If you would like to receive an email when updates are made to this post, please register here

Subscribe to this post's comments using RSS

Comments

 

Alexander Kuznetsov said:

Very interesting, Linchi! Did you benchmark with different isolation levels such as SERIALIZABLE vs. READ COMMITTED?

October 1, 2007 2:39 PM
 

Alexander Kuznetsov said:

One more question: did you notice any difference in CPU consumption?

October 1, 2007 2:45 PM
 

Linchi Shea said:

Alex;

No, I did test different isolation levels. Note that the test queries were read only so hopefully the ioslation level shouldn't matter.

I didn't have any wait time between the calls. The calls were basically being fired to the server non-stop. So with more users than the number of cores (16 in this case), the CPUs were driven to 100% regardless whether the database was set to read only or not. This was a bit extreme, but was done on purpose.

October 1, 2007 3:13 PM
 

Alexander Kuznetsov said:

Hi Linchi,

Even from a single connection I can observe how CPU depends on isolation level. Consider the following repro:

CREATE TABLE WideTable(i INT NOT NULL PRIMARY KEY, Filler CHAR(4090))

GO

DECLARE @i INT

SET @i = 0

WHILE @i < 10000 BEGIN

 INSERT INTO WideTable(i, Filler) VALUES(@i, 'zz')

 SET @i = @i + 1

END

GO

CREATE PROCEDURE SelectReadUncommitted10K

AS

SET TRANSACTION ISOLATION LEVEL READ UNCOMMITTED

DECLARE @i INT, @c INT

SET @i = 0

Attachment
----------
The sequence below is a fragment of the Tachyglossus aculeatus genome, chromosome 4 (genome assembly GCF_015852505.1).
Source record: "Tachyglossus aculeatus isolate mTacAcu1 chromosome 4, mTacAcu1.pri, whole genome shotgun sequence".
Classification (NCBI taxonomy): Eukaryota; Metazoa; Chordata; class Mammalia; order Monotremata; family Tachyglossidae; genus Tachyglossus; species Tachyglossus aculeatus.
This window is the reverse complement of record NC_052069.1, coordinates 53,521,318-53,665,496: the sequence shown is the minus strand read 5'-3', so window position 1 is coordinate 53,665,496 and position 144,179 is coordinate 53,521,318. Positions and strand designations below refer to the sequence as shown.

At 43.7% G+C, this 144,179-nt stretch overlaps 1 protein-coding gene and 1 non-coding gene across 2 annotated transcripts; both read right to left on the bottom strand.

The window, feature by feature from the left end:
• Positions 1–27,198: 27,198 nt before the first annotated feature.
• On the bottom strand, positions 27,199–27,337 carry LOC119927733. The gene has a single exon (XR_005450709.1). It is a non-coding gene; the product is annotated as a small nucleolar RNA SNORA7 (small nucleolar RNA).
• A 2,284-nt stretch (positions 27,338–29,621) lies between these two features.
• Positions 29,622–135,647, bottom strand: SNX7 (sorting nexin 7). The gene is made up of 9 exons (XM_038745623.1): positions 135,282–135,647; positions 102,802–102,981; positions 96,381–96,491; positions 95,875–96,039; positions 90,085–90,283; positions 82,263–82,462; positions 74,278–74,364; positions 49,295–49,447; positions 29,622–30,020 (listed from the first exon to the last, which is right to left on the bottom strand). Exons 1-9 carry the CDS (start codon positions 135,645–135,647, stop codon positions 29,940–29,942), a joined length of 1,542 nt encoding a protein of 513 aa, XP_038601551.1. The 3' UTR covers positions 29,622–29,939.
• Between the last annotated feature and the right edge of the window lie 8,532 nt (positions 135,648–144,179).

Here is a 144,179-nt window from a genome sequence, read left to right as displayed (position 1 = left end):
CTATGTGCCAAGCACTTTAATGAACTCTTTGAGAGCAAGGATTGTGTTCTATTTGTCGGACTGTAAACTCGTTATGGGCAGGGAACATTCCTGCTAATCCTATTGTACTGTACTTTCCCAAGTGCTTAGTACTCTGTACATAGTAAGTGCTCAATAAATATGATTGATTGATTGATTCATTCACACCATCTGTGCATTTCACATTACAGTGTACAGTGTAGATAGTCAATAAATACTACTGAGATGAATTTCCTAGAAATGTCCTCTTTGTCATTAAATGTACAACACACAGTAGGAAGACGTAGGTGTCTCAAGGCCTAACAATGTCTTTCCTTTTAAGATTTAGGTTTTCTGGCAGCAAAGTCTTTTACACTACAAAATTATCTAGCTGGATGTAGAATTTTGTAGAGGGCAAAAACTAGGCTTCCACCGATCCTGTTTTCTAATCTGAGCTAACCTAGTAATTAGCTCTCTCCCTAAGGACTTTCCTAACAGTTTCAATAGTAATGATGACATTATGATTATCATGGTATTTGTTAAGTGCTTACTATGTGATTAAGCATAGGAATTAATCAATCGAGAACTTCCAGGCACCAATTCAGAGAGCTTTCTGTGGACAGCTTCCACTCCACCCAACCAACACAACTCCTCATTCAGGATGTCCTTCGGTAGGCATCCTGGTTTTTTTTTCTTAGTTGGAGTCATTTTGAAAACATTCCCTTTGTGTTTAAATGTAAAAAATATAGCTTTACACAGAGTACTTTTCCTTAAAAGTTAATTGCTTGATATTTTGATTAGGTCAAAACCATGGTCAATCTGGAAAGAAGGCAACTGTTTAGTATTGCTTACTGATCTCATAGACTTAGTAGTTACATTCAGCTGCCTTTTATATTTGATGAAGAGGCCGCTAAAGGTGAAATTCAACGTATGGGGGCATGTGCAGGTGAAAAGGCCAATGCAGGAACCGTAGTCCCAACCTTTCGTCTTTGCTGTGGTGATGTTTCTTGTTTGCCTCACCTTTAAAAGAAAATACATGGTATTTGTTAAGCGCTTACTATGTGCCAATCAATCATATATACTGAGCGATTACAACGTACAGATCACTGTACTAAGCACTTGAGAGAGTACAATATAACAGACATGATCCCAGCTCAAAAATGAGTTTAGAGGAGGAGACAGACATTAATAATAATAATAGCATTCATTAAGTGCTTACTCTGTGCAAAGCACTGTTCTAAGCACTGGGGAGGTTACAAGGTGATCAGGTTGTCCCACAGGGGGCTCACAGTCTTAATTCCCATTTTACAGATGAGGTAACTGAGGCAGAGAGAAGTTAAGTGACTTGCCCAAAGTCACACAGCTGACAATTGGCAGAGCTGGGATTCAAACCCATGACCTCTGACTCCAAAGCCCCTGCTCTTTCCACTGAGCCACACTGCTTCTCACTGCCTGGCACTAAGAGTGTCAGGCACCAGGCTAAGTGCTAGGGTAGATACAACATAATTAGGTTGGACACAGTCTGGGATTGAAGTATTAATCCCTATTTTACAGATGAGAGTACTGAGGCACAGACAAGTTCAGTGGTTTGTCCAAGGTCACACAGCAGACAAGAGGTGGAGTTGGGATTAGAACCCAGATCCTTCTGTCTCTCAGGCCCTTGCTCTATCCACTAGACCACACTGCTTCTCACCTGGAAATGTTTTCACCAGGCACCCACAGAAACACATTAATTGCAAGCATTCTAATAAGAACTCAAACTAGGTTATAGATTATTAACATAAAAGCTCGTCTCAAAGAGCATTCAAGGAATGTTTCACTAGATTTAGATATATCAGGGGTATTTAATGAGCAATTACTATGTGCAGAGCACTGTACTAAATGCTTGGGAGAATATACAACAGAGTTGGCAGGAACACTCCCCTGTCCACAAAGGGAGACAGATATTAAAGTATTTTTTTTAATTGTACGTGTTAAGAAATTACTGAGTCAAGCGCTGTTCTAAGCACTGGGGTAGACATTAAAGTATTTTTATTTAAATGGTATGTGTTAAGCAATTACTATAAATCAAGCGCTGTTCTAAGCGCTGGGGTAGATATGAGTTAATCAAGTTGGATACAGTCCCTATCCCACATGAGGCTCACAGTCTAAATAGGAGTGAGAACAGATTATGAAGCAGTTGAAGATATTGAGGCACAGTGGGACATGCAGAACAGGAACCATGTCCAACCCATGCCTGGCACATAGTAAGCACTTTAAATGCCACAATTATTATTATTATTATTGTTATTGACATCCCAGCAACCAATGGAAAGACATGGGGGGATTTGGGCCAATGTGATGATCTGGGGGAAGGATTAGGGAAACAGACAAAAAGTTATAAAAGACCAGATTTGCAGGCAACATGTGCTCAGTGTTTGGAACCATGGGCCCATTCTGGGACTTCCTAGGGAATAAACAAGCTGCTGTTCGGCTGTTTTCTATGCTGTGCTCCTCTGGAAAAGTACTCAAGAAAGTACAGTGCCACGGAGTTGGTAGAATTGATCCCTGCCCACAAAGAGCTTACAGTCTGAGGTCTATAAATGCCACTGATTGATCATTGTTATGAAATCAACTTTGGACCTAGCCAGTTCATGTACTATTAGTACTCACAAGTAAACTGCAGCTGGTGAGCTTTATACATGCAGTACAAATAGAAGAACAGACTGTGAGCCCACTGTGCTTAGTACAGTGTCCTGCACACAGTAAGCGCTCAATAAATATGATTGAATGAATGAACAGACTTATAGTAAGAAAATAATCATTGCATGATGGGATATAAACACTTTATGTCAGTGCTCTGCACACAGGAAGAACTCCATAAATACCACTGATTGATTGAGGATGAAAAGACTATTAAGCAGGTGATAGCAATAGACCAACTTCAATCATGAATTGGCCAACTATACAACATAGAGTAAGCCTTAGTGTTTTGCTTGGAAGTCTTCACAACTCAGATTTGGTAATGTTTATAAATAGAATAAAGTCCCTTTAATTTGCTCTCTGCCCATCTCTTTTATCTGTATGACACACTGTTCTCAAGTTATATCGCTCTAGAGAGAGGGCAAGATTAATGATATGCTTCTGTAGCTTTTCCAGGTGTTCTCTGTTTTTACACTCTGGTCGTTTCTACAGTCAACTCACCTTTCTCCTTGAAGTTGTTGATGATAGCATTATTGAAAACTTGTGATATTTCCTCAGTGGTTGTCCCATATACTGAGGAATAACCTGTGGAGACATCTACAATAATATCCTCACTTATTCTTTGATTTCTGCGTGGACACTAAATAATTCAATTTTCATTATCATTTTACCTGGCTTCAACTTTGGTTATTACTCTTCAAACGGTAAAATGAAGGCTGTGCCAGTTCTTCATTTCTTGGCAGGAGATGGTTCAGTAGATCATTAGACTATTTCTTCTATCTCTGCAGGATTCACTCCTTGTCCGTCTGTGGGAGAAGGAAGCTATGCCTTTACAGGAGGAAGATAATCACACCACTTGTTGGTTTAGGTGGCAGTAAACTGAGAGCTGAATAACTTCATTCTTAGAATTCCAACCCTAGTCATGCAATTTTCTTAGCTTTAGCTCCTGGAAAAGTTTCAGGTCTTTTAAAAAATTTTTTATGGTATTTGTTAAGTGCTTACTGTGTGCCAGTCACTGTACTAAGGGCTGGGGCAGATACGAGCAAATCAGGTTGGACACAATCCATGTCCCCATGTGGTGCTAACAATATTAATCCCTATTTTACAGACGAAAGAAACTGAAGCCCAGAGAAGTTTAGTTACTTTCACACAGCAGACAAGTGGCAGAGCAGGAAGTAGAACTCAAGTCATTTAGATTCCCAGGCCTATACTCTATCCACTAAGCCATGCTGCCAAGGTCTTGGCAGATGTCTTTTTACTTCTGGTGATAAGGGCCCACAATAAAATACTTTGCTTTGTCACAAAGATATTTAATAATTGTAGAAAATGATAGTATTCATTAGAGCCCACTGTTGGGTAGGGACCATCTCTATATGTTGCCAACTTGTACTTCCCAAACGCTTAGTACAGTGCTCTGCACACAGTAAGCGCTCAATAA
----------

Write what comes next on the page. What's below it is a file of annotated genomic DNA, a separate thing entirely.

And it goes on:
WHILE @i < 10000 BEGIN

 SELECT @c = COUNT(*) FROM WideTable WHERE i BETWEEN 17 AND 53 AND Filler LIKE 'z%'

 SET @i = @i + 1

END

GO

CREATE PROCEDURE SelectReadCommitted10K

AS

SET TRANSACTION ISOLATION LEVEL READ COMMITTED

DECLARE @i INT, @c INT

SET @i = 0

WHILE @i < 10000 BEGIN

 SELECT @c = COUNT(*) FROM WideTable WHERE i BETWEEN 17 AND 53 AND Filler LIKE 'z%'

 SET @i = @i + 1

END

GO

CREATE PROCEDURE SelectRepeatableRead10K

AS

SET TRANSACTION ISOLATION LEVEL REPEATABLE READ

DECLARE @i INT, @c INT

SET @i = 0

WHILE @i < 10000 BEGIN

 SELECT @c = COUNT(*) FROM WideTable WHERE i BETWEEN 17 AND 53 AND Filler LIKE 'z%'

 SET @i = @i + 1

END

GO

CREATE PROCEDURE SelectSerializable10K

AS

SET TRANSACTION ISOLATION LEVEL SERIALIZABLE

DECLARE @i INT, @c INT

SET @i = 0

WHILE @i < 10000 BEGIN

 SELECT @c = COUNT(*) FROM WideTable WHERE i BETWEEN 17 AND 53 AND Filler LIKE 'z%'

 SET @i = @i + 1

END

GO

--- turned profiler on and ran several times to have caches warm

SelectReadUncommitted10K

-- CPU: 500

go

SelectReadCommitted10K

-- CPU: 719

go

SelectRepeatableRead10K

-- CPU: 797

go

SelectSerializable10K

-- CPU: 765

go

What do you think?

October 1, 2007 5:18 PM
 

Uri Dimant said:

Sasha

I used SET STATISTICS TIME ON to test your script ant it shows almost the same numbers for CPU (~540)

October 2, 2007 1:23 AM
 

Alexander Kuznetsov said:

Uri,

Because SET STATISTICS TIME ON generates a lot of text output, it ran much longer on my server. I had to add PRINT '##' to quickly search through the clutter. Still I noticed some difference in CPU:

SET STATISTICS TIME ON

GO

SelectReadUncommitted10K

PRINT '##'

/*

SQL Server Execution Times:

  CPU time = 844 ms,  elapsed time = 1247 ms.

##

*/

go

SelectReadCommitted10K

PRINT '##'

/*

SQL Server Execution Times:

  CPU time = 1109 ms,  elapsed time = 1302 ms.

##

*/

go

SelectRepeatableRead10K

PRINT '##'

/*

SQL Server Execution Times:

  CPU time = 1266 ms,  elapsed time = 1347 ms.

##

*/

go

SelectSerializable10K

PRINT '##'

/*

SQL Server Execution Times:

  CPU time = 1219 ms,  elapsed time = 1317 ms.

##

*/

go

I think that Profiler is better for such benchmarking, because it is less intrusive.

October 2, 2007 8:37 AM
 

Uri Dimant said: